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Earth: October 2018



As part of a scientific collaboration with the Mexican Space Agency and other Mexican scientific public entities, ESA has combined images from the Copernicus Sentinel-2 mission to produce a detailed view of the different types of vegetation growing across the entire country.


What does our planet look like from space?


The Copernicus Sentinel-2B satellite takes us over Kyoto, shown in the top right, and Osaka, seen in the bottom left of this image. This striking false-colour image captures two of Japan's larger cities, which are home to 1.5 and 2.7 million people, respectively.


The Copernicus Sentinel-2A satellite takes us over Lake Disappointment in northwest Australia. Found in one of the most remote areas of the country, it is believed to have been discovered by an early explorer called Frank Hann in 1897.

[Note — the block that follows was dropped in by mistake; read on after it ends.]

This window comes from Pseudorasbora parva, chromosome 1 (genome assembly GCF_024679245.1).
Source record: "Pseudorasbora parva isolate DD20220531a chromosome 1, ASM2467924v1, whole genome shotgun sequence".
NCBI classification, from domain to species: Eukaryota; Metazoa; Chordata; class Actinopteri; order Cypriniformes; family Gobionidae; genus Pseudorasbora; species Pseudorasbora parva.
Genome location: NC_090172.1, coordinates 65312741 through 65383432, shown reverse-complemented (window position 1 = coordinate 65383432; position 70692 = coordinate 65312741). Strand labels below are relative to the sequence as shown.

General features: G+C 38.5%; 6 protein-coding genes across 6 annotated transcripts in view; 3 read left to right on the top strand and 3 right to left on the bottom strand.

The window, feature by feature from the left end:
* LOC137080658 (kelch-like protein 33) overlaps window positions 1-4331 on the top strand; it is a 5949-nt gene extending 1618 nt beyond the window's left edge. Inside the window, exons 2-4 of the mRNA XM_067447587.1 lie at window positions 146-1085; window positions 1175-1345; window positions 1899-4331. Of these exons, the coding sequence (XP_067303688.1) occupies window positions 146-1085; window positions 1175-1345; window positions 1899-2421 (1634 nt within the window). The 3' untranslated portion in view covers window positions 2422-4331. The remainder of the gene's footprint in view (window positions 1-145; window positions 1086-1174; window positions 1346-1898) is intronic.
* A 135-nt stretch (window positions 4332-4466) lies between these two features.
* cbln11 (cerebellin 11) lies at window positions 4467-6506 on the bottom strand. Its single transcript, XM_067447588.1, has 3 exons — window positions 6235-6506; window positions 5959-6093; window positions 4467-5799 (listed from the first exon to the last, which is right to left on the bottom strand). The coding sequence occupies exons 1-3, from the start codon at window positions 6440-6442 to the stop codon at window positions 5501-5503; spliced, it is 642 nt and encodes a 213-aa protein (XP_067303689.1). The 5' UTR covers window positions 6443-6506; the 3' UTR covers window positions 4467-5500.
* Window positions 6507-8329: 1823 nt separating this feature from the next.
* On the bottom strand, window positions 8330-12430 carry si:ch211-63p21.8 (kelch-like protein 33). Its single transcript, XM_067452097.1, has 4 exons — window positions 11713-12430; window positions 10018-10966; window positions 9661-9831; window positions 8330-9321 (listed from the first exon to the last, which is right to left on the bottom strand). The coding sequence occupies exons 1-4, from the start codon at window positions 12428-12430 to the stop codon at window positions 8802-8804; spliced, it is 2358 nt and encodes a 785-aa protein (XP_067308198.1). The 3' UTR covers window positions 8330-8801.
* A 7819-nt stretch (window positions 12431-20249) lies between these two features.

The Copernicus Sentinel-2B satellite takes us over South Sudan. Having gained independence from Sudan in July 2011, South Sudan is the youngest country in the world.


Hurricane Michael plowed into the Florida panhandle Wednesday, Oct. 10, as a major Category 4 storm -- the strongest hurricane ever to hit that region.


The Copernicus Sentinel-3 satellite takes us over eastern US. Spanning a huge area, including the states of Ohio, Maryland, West Virginia and Delaware, a number of major cities can be seen in this true-colour image.


Farmers have always looked to the weather and the progress of their crops to try to predict how the harvest will go, but a new tool uses NASA satellite imagery to take the predictions to a whole new level -- to near-perfect, in fact.